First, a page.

|Publication number||US3570699 A|
|Publication date||Mar 16, 1971|
|Filing date||Aug 18, 1969|
|Priority date||Aug 28, 1968|
|Also published as||DE1943327A1|
|Publication number||US 3570699 A, US 3570699A, US-A-3570699, US3570699 A, US3570699A|
|Original Assignee||Sanei Kagaku Kogyo Kk|
|Export Citation||BiBTeX, EndNote, RefMan|
|Patent Citations (5), Referenced by (6), Classifications (12)|
|External Links: USPTO, USPTO Assignment, Espacenet|
United States Patent Inventor l-leikichi Kobayashi Shimizu-shi, Japan Appl. No. 850,904 Filed Aug. 18, 1969 Patented Mar. 16, 1971 Assignee Sanei Kagaku Kogyo Kabushiki Kaisha Tokyo, Japan Priority Aug. 28, 1968 Japan 43/73563 KNOCKDOWN CONTAINER 6 Claims, 9 Drawing Figs.
US. Cl. 220/4, 217/65 Int. Cl B65d 11/18, 365d 1 1/16 field of Search 220/4, 9
 References Cited UNITED STATES PATENTS 3,093,259 6/1963 Morrison 220/9(F) 3,193,886 7/1965 Wenger 217/65X 3,261,493 7/1966 Smith 220/4X 3,383,004 5/1968 Closner 220/9(F) 3,415,406 12/1968 Habgood 217/65 Primary Examiner-George E. Lowrance Attorney-Holman, Glascock, Downing & Seebold ABSTRACT: A knockdown container of cubic shape is assembled from six interchangeable square panels each having two opposite side edges of a first kind and two opposite edges of a second kind each of which can be fitted against an edge of the first kind to form a rebated mitred joint. Corner projections are provided at the four corners of each panel and function to fill completely a void space which would otherwise be formed at the eight corners of the assembled container.
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KNOCKDOWN CONTAINER BACKGROUND OF THE INVENTION This invention relates generally to containers for articles and materials and materials and more particularly to new and improved knock down containers assembled from one or more kinds of mutually interchangeable wall panels.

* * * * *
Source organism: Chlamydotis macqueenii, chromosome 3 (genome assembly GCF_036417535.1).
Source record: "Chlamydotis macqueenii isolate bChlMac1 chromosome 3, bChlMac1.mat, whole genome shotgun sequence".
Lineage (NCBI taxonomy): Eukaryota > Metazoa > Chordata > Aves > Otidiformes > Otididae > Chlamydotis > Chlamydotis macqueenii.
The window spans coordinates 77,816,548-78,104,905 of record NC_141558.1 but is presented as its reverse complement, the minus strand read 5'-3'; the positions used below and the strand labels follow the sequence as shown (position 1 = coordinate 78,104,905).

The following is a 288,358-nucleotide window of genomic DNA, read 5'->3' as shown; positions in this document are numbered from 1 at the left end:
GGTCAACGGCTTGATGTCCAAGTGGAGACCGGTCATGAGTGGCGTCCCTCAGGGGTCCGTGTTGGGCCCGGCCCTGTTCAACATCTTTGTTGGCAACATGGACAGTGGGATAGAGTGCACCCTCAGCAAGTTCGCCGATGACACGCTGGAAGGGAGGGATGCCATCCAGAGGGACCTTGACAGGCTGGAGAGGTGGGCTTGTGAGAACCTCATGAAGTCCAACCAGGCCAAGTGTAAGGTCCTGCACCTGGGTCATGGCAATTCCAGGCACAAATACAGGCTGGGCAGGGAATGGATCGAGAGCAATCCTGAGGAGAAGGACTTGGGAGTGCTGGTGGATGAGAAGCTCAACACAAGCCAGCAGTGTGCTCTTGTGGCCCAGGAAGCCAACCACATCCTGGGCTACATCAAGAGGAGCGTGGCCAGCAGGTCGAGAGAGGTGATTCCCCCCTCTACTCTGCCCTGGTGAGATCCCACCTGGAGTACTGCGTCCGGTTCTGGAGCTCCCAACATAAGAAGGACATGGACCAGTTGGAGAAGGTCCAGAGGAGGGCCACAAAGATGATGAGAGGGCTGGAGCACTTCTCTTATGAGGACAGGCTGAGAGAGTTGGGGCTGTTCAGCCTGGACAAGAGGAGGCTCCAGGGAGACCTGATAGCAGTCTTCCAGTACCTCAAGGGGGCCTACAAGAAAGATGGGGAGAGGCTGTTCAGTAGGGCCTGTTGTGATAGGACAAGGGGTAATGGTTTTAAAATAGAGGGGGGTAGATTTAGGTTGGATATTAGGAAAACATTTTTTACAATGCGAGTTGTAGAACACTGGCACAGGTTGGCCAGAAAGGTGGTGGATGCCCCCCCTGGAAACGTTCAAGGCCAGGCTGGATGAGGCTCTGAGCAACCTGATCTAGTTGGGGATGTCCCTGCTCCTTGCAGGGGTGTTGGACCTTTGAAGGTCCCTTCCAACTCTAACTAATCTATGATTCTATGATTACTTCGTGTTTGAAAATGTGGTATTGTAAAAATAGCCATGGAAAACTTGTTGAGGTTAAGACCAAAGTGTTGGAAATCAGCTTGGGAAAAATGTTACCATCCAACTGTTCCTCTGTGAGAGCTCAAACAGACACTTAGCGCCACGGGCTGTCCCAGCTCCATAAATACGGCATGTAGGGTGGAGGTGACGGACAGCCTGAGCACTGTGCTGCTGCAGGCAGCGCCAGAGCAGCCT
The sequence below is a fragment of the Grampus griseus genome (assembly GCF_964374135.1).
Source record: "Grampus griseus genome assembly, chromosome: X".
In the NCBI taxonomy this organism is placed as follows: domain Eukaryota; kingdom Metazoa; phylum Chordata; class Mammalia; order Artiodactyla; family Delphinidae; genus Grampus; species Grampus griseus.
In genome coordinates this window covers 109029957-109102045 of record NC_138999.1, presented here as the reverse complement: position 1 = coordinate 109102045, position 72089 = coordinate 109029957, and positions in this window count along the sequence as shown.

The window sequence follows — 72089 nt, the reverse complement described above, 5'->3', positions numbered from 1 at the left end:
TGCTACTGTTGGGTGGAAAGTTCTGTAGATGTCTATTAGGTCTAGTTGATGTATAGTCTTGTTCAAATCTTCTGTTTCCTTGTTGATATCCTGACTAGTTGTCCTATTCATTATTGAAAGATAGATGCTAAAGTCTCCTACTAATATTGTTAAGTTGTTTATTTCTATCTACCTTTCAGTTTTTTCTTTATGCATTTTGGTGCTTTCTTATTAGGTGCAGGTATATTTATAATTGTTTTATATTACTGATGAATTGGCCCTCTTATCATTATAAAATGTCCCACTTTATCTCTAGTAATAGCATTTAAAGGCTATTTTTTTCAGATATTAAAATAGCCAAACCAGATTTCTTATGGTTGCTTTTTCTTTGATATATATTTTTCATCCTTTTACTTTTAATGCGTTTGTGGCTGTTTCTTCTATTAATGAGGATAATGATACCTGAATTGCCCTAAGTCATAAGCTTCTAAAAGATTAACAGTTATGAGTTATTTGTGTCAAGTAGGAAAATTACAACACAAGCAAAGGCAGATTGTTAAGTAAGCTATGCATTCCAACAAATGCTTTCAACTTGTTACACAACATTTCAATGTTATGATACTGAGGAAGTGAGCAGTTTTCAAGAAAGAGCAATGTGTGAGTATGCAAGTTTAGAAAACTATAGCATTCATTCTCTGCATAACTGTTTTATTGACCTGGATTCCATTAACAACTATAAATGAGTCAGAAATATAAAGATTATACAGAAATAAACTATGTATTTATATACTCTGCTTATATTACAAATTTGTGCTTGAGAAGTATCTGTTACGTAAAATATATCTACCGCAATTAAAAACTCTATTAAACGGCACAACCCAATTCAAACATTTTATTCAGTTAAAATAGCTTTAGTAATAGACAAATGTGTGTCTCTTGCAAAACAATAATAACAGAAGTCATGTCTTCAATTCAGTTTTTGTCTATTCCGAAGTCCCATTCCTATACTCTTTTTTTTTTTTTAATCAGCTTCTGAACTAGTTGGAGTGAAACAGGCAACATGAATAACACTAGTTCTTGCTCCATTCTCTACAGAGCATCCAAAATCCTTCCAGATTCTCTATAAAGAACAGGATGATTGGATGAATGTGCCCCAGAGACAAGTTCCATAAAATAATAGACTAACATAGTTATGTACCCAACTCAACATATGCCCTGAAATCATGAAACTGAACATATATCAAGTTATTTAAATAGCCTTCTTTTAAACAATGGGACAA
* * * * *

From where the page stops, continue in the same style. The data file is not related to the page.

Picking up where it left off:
SUMMARY OF THE INVENTION It is an object of the present invention to provide a large number of knock down containers each of which can be assembled readily at any work site from at least one kind of mutually interchangeable wall panels.
Another object of the invention is to provide panels for knock downtcontainers of the above stated character which can be transported and stored in a compact stacked state.
Still another object of the invention is to provide a knock down container which, upon being assembled and held integrally, has high mechanical strength, rigidity, and high tightness of-fit with respect to leakage through the joints between the panels.
A further object of the invention is to provide panels for knock down containers which are therrnially insulative.
A still further object of the invention is to provide containers of the above stated character which can be assembled in a wide variety of sequences in accordance with convenience.
An additional object of the invention is to provide panels for knock down containers which are relatively inexpensive yet can be used repeatedly a large number of times.